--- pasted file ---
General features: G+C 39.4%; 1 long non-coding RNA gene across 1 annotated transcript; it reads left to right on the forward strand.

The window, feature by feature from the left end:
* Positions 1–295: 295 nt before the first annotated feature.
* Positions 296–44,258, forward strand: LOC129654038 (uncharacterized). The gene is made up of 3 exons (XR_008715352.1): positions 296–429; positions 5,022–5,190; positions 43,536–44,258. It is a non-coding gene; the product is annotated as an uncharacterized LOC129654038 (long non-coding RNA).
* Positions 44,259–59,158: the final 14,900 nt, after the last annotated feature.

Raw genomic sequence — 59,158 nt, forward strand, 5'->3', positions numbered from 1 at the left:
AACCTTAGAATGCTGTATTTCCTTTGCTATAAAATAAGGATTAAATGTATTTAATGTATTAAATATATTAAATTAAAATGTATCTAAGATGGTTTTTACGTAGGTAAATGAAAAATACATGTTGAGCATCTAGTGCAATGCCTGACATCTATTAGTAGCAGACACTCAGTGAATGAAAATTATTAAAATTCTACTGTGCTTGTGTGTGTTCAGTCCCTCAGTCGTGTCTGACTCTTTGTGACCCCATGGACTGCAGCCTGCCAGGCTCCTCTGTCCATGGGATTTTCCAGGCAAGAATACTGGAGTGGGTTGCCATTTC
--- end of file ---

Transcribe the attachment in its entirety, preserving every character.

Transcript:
General features: G+C 39.4%; 1 long non-coding RNA gene across 1 annotated transcript; it reads left to right on the forward strand.

The window, feature by feature from the left end:
* Positions 1–295: 295 nt before the first annotated feature.
* Positions 296–44,258, forward strand: LOC129654038 (uncharacterized). The gene is made up of 3 exons (XR_008715352.1): positions 296–429; positions 5,022–5,190; positions 43,536–44,258. It is a non-coding gene; the product is annotated as an uncharacterized LOC129654038 (long non-coding RNA).
* Positions 44,259–59,158: the final 14,900 nt, after the last annotated feature.

Raw genomic sequence — 59,158 nt, forward strand, 5'->3', positions numbered from 1 at the left:
AACCTTAGAATGCTGTATTTCCTTTGCTATAAAATAAGGATTAAATGTATTTAATGTATTAAATATATTAAATTAAAATGTATCTAAGATGGTTTTTACGTAGGTAAATGAAAAATACATGTTGAGCATCTAGTGCAATGCCTGACATCTATTAGTAGCAGACACTCAGTGAATGAAAATTATTAAAATTCTACTGTGCTTGTGTGTGTTCAGTCCCTCAGTCGTGTCTGACTCTTTGTGACCCCATGGACTGCAGCCTGCCAGGCTCCTCTGTCCATGGGATTTTCCAGGCAAGAATACTGGAGTGGGTTGCCATTTC